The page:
So apart from being present in every single tissue, organ and cell in our body, what exactly does water do?

Drink Up to Fuel Up

Water bottlesFor starters, our body's detoxification system is probably the single most important process to achieve optimal health, and the one function that relies most heavily on an excess intake of (clean) water. We have all heard that we should drink a minimum of eight eight-ounce glasses of water each day, and there is a reason for it. In order for the body to properly flush out harmful toxins we need to consume a certain level of water. When we do not drink enough our cells become dehydrated, and begin to retain metabolic waste products. Moreover, the kidneys will hold on to water, reducing urine output and causing retention of harmful waste material. However, that’s not all water does – far from it in fact.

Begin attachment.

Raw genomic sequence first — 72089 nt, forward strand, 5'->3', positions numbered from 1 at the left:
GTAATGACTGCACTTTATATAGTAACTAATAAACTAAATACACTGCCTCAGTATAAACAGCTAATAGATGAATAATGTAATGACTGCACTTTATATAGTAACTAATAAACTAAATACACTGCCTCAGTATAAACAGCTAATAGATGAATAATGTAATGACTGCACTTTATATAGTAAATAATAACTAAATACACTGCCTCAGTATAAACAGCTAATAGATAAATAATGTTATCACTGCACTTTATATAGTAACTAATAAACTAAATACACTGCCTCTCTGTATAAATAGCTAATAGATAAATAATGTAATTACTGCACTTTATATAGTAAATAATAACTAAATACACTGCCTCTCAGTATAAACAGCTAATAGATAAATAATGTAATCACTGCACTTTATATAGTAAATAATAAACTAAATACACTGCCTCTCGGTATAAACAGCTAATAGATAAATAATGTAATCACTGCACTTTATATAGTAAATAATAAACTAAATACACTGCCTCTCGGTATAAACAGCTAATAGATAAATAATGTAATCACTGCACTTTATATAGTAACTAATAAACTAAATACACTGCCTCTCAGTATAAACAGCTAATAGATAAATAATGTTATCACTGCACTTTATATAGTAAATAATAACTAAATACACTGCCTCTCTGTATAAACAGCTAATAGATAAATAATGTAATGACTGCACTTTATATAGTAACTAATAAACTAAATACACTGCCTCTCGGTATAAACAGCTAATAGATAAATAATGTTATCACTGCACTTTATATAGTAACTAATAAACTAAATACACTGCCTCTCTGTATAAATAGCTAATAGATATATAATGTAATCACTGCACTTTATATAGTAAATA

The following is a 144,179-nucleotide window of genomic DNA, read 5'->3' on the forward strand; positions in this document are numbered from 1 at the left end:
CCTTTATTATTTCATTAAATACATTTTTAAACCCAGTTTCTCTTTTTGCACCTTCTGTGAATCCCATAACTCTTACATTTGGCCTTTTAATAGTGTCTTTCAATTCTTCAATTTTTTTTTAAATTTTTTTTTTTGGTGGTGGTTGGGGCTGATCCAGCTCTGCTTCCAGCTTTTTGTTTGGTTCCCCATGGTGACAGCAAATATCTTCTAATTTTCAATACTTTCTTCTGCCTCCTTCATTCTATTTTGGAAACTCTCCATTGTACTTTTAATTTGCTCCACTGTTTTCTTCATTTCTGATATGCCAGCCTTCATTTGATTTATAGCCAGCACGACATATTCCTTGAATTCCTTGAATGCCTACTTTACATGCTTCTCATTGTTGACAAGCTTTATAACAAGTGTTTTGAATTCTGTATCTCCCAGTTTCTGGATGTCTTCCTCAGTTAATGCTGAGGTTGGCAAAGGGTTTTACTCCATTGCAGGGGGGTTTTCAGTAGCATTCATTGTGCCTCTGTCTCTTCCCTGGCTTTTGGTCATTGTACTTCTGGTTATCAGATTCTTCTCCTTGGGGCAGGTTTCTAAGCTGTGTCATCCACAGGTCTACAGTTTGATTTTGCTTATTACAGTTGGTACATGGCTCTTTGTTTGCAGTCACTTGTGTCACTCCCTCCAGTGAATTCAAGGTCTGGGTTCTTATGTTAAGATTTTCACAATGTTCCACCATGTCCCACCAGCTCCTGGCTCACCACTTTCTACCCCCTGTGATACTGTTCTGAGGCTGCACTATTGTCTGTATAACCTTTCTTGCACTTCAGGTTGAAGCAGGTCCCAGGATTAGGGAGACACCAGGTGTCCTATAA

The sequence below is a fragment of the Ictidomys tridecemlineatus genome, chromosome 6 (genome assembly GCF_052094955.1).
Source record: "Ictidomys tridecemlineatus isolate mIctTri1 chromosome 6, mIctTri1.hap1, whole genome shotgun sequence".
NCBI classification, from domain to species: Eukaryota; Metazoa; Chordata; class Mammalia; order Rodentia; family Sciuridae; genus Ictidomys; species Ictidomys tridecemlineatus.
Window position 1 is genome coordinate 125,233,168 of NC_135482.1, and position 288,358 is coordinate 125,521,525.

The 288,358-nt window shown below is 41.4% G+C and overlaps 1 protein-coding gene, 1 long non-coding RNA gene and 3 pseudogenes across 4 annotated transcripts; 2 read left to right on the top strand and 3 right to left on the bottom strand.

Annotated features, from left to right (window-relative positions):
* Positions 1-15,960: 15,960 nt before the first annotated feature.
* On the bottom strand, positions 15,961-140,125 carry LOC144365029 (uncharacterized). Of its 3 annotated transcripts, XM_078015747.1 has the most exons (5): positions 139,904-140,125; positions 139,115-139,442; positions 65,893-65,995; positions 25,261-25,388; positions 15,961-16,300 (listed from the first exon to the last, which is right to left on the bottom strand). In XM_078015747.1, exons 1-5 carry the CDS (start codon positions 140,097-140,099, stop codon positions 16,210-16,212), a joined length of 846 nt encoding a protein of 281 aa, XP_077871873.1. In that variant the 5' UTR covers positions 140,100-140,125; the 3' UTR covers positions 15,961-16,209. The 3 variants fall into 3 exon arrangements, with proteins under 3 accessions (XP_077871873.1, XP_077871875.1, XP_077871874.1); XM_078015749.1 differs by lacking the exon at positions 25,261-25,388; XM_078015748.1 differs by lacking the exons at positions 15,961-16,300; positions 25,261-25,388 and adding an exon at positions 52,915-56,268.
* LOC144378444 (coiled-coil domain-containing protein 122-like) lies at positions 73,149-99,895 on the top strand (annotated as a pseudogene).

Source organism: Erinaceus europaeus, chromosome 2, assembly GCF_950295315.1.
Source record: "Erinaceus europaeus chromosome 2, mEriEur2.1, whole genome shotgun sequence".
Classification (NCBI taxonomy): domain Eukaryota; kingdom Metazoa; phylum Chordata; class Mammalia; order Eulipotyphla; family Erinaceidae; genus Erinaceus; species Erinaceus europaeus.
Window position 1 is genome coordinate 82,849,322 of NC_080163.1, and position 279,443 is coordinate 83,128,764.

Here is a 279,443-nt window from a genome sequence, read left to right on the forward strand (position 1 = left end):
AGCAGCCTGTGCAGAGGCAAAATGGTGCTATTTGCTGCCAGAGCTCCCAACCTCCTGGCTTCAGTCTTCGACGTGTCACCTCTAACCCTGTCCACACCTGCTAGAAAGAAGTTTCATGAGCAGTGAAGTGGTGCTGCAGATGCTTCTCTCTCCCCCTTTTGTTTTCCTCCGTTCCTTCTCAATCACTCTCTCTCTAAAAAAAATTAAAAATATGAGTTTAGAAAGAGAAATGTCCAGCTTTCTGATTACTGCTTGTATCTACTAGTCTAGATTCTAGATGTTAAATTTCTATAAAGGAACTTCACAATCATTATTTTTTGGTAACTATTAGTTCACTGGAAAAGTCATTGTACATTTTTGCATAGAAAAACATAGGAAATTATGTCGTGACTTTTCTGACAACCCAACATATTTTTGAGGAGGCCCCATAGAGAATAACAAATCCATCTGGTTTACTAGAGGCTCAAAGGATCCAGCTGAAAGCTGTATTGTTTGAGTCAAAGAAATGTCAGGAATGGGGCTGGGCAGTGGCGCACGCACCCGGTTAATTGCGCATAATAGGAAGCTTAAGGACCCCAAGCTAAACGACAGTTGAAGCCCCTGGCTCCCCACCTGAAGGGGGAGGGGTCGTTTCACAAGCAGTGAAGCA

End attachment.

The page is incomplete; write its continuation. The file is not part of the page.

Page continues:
Water forms the base for saliva, is needed in our cartilage to protect our joints (see below) as well as to regulate metabolic activity. Water balance is the relationship between water that is consumed and water that is lost from the body by all routes (urine, breathing and skin). One of the main reasons the water balance in the body is so crucial to our health is its role in regulating our internal body temperature. It is needed to formulate sweat, which in turn is needed to release heat when we become too hot. H2O is also required to maintain a normal PH balance within the body.